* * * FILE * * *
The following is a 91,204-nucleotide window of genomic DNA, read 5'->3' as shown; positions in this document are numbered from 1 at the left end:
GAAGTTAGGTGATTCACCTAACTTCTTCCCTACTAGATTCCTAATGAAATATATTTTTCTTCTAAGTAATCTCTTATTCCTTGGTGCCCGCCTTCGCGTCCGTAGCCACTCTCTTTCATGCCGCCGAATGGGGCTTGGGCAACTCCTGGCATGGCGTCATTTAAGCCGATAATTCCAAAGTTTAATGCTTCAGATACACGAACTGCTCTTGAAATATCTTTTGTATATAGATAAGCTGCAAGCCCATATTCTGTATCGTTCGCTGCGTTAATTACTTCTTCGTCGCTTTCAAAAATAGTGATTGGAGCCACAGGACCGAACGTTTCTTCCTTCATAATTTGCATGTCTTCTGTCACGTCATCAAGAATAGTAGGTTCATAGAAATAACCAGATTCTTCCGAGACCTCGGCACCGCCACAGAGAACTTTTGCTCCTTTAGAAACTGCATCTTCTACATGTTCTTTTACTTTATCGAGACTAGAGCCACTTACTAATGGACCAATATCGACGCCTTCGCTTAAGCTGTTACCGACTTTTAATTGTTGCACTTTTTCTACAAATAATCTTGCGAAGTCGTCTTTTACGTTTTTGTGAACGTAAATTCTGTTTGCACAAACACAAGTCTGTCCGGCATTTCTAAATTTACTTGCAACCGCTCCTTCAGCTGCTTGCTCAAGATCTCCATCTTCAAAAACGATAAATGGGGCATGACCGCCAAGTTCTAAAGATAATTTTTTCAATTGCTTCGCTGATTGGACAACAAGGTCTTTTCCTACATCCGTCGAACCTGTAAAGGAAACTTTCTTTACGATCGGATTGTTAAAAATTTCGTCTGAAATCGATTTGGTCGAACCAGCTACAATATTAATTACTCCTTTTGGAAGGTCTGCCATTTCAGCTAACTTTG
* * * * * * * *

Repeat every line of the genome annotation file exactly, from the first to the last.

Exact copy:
The following is a 91,204-nucleotide window of genomic DNA, read 5'->3' as shown; positions in this document are numbered from 1 at the left end:
GAAGTTAGGTGATTCACCTAACTTCTTCCCTACTAGATTCCTAATGAAATATATTTTTCTTCTAAGTAATCTCTTATTCCTTGGTGCCCGCCTTCGCGTCCGTAGCCACTCTCTTTCATGCCGCCGAATGGGGCTTGGGCAACTCCTGGCATGGCGTCATTTAAGCCGATAATTCCAAAGTTTAATGCTTCAGATACACGAACTGCTCTTGAAATATCTTTTGTATATAGATAAGCTGCAAGCCCATATTCTGTATCGTTCGCTGCGTTAATTACTTCTTCGTCGCTTTCAAAAATAGTGATTGGAGCCACAGGACCGAACGTTTCTTCCTTCATAATTTGCATGTCTTCTGTCACGTCATCAAGAATAGTAGGTTCATAGAAATAACCAGATTCTTCCGAGACCTCGGCACCGCCACAGAGAACTTTTGCTCCTTTAGAAACTGCATCTTCTACATGTTCTTTTACTTTATCGAGACTAGAGCCACTTACTAATGGACCAATATCGACGCCTTCGCTTAAGCTGTTACCGACTTTTAATTGTTGCACTTTTTCTACAAATAATCTTGCGAAGTCGTCTTTTACGTTTTTGTGAACGTAAATTCTGTTTGCACAAACACAAGTCTGTCCGGCATTTCTAAATTTACTTGCAACCGCTCCTTCAGCTGCTTGCTCAAGATCTCCATCTTCAAAAACGATAAATGGGGCATGACCGCCAAGTTCTAAAGATAATTTTTTCAATTGCTTCGCTGATTGGACAACAAGGTCTTTTCCTACATCCGTCGAACCTGTAAAGGAAACTTTCTTTACGATCGGATTGTTAAAAATTTCGTCTGAAATCGATTTGGTCGAACCAGCTACAATATTAATTACTCCTTTTGGAAGGTCTGCCATTTCAGCTAACTTTG